Collor and Franco administrations
The first direct presidential election after 29 years was held on October 15, 1989 (first round) and November 15, 1989 (second round). Fernando Collor de Mello won the run-off election with 53% of the vote for a five-year term.
Collor's agenda focused on the fighting corruption from Sarney's administration and completing the transition from the 21 years of military rule to civilian government. Economic changes aimed to control soaring inflation and modernization.
Although he had massive support amongst the voters, the administration had a small parliamentary base as Collor's recently founded party had few deputies and no senators and faced fierce opposition from parties that had splintered from the Democratic Alliance: the Brazilian Democratic Movement Party (PMDB), Liberals (PFL), and Social Democrats (Brazilian Social Democracy Party, PSDB).
His first act was known as Plano Collor: all savings accounts and financial investment were frozen, and the national currency was changed from the cruzado novo to the cruzeiro (NCz$1,000 = Cr$1). Plano Collor initially succeeded, but after six months failed in its primary goal, as inflation accelerated again. This started to erode Collor's prestige. Economic changes included lifting import barriers, exposing local companies to international competition. Many companies went bankrupt or were sold, unemployment grew and support for the government deteriorated.
Parliamentary elections were held on October 15, 1990 and the government failed to win a reliable base in Congress and the president began to lose political support.
In May 1991, Collor's brother Pedro Collor accused him of corruption, specifically of condoning an influence peddling scheme run by his campaign treasurer, Paulo César Farias. Congress and the Federal Police of Brazil began an investigation. Some months later, with the investigation progressing and under fire, Collor went on national television to ask for the people's support, by going out on the street and protesting against coup forces. On August 11, 1992, students organized by the União Nacional dos Estudantes (UNE), thousands of students protested on the streets against Collor. They often painted their faces, frequently in a mixture of the colors of the flag and protest-black, which led to calling them "Caras-pintada" (Painted Faces).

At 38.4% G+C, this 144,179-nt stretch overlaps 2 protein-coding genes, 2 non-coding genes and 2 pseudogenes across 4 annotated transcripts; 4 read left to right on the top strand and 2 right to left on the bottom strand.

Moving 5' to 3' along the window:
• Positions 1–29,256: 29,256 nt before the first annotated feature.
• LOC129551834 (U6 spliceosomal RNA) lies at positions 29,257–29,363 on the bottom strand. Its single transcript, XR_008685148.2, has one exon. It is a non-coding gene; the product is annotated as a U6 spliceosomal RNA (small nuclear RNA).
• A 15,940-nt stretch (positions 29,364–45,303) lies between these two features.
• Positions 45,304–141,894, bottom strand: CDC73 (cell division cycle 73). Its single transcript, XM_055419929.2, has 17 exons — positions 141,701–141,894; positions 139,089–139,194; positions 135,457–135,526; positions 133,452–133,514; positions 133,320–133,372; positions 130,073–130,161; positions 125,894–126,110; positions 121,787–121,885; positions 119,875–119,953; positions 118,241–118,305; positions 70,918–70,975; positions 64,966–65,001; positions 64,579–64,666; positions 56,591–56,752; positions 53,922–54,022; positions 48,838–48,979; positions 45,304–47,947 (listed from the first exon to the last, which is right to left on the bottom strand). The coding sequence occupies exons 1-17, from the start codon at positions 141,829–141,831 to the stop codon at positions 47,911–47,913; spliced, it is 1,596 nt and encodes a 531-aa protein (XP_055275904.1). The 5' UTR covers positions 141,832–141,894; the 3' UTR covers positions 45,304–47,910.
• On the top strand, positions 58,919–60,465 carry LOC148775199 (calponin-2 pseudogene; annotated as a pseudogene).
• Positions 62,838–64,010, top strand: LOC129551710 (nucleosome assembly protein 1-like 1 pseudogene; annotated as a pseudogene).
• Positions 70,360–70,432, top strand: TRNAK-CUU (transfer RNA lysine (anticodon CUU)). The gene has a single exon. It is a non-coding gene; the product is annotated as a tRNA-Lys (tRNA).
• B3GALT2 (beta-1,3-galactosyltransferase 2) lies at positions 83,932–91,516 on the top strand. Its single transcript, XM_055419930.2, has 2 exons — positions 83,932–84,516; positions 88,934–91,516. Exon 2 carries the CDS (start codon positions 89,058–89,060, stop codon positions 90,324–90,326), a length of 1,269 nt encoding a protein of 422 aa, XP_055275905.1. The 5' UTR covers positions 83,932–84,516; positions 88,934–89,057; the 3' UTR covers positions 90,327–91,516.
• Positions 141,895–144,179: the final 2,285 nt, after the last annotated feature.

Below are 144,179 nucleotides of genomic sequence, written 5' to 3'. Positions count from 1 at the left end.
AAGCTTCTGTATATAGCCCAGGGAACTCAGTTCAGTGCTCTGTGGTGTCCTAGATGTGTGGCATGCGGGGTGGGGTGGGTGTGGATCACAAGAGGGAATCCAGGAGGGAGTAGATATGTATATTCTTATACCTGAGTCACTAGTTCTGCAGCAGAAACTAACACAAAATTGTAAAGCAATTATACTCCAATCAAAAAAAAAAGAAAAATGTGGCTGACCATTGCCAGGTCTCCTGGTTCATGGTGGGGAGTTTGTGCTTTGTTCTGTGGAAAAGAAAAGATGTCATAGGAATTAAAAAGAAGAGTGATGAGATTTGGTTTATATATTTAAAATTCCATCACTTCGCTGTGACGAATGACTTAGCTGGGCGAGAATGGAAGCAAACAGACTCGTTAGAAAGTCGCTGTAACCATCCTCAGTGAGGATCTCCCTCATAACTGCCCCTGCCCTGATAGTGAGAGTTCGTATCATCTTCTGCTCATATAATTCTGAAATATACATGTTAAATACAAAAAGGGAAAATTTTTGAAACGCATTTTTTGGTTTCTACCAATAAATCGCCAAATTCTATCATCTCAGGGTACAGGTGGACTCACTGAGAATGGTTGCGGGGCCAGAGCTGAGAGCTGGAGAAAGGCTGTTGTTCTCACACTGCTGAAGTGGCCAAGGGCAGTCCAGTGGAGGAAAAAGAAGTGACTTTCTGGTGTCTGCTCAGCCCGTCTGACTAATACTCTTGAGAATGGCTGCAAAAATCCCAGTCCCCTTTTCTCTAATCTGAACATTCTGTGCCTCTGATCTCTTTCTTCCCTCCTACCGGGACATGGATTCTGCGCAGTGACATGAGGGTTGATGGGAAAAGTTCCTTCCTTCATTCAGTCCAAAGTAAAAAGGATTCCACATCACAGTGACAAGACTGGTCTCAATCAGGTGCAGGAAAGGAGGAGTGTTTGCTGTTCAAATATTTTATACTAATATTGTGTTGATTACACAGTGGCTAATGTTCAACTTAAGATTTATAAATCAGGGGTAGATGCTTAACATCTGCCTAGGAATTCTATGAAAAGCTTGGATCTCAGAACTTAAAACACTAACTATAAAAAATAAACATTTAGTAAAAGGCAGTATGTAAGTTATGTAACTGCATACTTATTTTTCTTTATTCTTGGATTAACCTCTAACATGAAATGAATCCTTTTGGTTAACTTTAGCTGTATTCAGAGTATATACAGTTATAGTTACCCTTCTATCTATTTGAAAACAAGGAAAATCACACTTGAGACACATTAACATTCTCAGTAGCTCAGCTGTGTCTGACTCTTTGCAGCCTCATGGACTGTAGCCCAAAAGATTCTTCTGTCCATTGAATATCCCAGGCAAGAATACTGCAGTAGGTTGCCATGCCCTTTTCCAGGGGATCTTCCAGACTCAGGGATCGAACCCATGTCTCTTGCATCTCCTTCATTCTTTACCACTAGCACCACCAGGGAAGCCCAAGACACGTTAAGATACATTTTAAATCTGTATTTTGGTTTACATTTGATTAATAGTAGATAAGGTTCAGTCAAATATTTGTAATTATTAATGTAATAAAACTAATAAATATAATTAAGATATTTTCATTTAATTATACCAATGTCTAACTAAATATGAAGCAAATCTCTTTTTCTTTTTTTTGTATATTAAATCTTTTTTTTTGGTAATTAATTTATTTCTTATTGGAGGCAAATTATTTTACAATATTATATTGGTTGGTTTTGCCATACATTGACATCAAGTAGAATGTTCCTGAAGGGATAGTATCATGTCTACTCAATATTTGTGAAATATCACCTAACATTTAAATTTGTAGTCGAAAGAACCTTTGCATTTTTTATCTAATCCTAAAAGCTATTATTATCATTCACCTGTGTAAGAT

On August 26, 1992, the final congressional inquiry report was released, where it was proven that Fernando Collor had personal expenses paid for by money raised by Paulo César Farias through his influence peddling scheme. Impeachment proceedings began in the lower house of congress on September 29, 1992. Collor was impeached, and subsequently removed from office by a vote of 441 for and 38 votes against. Fernando Collor resigned his term in office just before the Brazilian Senate was to vote for his impeachment. The senate voted to impeach him anyway, suspending his political rights for eight years.
His vice-president, Itamar Franco, assumed the presidency for the remainder of Collor's term.
Franco distanced himself from Collor and made arrangements for a coalition government that included the main leaders from the PMDB, PFL, and PSDB. Franco appointed Fernando Henrique Cardoso as Minister of Treasury and gave him the responsibility of controlling inflation – the average annual inflation rate from 1990 to 1995 was 764%. Cardoso put together a successful stabilization program, Plano Real, that brought inflation to 6% annually. Franco's approval ratings rose and he supported Cardoso to succeed him.